Count your blessings, name them one by one. Count your blessings, see what God has done.
It’s a catchy hymn with lyrics I’ve tried to keep pinned to my mind throughout my life. It’s important never to forget what God has done. Yet in a fallen world, it’s so easy to slip into the habit of neglecting God’s goodness in favor of discontentment. Pretty often I find myself considering how things could be better and lamenting that they’re not that way.
This feeling hits pretty close to home lately for me. Having been married for only a couple months, I’ve learned how difficult it is to find an apartment or house to call my own. As options continue to fall through, my wife and I are staying with her parents. It can be tough to live in a home in which we aren’t the heads of the household. It doesn’t feel much different than growing up in my parents’ home—except that we’re not kids anymore.
It’s not without perks, though. We get to pay less rent than we would for an apartment, enjoy time with our family, and have our dinners with them. We try to focus on these blessings when we’re frustrated about our situation.
Still, we work daily to find our own home. We’re constantly searching for apartments and houses, talking with our realtor, touring homes, and doing all we have to do necessary to move. It’s a small price to pay for our goal.
Yet sometimes I fear that when we find our own place to live, we’ll forget how much we looked forward to this situation. When the chores and bills start piling up, I don’t want to find myself saying, “It’s too hard living here. At least we had our meals made and our laundry done at Mom and Dad’s house.”
We tend to ignore God’s faithfulness to us or pass it off as a normalcy to which we’re entitled. But our loving Father deserves so much more. If we stopped to take inventory of all He’s provided, we’d be blown away by His grace.
Sound familiar? The Israelites went through a similar moving process—except theirs lasted for 40 years! God miraculously delivered them from the hand of the mighty Egyptians that had enslaved them for 400 years. He split the Red Sea to allow the Israelites to cross on dry land before crushing the pursuing Egyptians in the water. God then led His people to their beautiful Promised Land flowing with milk and honey to dwell happily for the rest of their days. You’d think that after this underdog miracle and glorious promise the Israelites would have nothing but praise to God for their deliverance, right?
Nope. Instead, 12 Israelite spies checked out the land, and 10 of them gave it a thumbs down because the inhabitants were stronger than they were. Seriously? Didn’t God just deliver them from the most powerful nation on Earth? In Exodus 15, Moses led the Israelites in songs of praise before the Lord, but one chapter later, they were already complaining ungratefully, saying, “‘Oh, that we had died by the hand of the Lᴏʀᴅ in the land of Egypt, when we sat by the pots of meat and when we ate bread to the full! For you have brought us out into this wilderness to kill this whole assembly with hunger’” (Ex. 16:3). We can see how quickly we forget God’s faithfulness in the Israelites’ example.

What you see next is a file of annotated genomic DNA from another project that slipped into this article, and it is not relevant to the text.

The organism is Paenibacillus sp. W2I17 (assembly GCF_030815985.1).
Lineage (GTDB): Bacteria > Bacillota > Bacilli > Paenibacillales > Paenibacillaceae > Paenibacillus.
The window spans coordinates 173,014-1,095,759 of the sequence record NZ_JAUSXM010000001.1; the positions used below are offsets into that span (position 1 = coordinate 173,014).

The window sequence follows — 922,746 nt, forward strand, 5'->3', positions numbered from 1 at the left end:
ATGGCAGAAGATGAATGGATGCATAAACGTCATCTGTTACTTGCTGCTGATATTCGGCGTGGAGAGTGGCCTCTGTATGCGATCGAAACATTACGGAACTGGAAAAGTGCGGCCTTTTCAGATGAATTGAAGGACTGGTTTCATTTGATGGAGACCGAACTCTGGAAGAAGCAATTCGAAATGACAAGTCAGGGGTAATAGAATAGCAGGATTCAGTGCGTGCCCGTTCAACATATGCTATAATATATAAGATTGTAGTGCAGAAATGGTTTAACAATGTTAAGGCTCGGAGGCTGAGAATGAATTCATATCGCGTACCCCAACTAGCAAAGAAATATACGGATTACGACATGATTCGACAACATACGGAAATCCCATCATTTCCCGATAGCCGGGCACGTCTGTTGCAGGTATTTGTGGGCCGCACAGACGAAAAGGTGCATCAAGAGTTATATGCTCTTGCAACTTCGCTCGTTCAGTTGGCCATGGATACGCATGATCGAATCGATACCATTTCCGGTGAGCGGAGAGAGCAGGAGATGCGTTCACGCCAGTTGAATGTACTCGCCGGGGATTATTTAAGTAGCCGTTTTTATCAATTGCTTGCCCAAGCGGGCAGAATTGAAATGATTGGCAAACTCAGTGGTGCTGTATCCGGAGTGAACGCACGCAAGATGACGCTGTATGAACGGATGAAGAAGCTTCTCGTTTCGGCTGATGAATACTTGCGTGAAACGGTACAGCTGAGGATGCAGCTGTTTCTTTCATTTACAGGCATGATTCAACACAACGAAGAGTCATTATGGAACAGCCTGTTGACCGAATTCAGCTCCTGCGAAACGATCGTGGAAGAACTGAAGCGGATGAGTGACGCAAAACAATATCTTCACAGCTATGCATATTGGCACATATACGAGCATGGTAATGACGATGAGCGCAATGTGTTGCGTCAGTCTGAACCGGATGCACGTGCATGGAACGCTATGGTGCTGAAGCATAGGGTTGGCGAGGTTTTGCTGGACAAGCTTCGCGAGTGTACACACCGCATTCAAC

God did not turn His back on His people. He did another miracle, causing manna to fall from the sky in the morning. It was a special gift from God, something the Israelites had never seen before and could not complain about. Moses wrote that “the taste of it was like wafers made with honey” (Ex. 16:31). Sounds delicious!
Even this wasn’t enough. Their satisfaction didn’t last long before they complained to Moses in Numbers 11:4–6, “‘Who will give us meat to eat? We remember the fish which we ate freely in Egypt, the cucumbers, the melons, the leeks, the onions, and the garlic; but now our whole being is dried up; there is nothing at all except this manna before our eyes!’”
“Nothing at all except this manna?” God’s miracle wasn’t good enough? But God remained slow to anger and sent them quail in the evenings so they could eat meat. They scoffed at His miracle, but His faithfulness remained.
It’s easy to be upset with or disappointed in the Israelites. But when I look at myself, I can’t say with any certainty that I would have been any more faithful. That’s the reality of the grumbling Israelites: It’s human nature! We tend to ignore God’s faithfulness to us or pass it off as a normalcy to which we’re entitled. But our loving Father deserves so much more. If we stopped to take inventory of all He’s provided, we’d be blown away by His grace. He took the Israelites out of captivity, and in the same miraculous fashion, He’s offered each of us freedom from the captivity of our sin. When we remember to meditate on this truth, there really is no time to complain about our struggles. Because of His grace, “we walk by faith, not by sight” (2 Cor. 5:7) and “we make it our aim, whether present or absent, to be well pleasing to Him” (v. 9).
My wife and I struggle with our situation since we don’t know how long our extended stay will be, but we can take comfort knowing it’s highly unlikely it’ll last 40 years. Yet in our narrow perspective, we tend to grow weary when we don’t see an end in sight. We fear more easily than we should. We want to complain about where we are rather than trusting God for where we’ve been and where we’ll be.
This moment of wandering as we search for a home is an opportunity for my wife and me to trust God’s deliverance beyond what we can see immediately. And when He provides a home for us, we’ll have another opportunity to trust Him as we face the struggle of new challenges in a new home. But we’ll be sure not to give in to the tendency to complain as we remember what the Lord has done for us, and we’ll take the opportunity to count our blessings, one by one.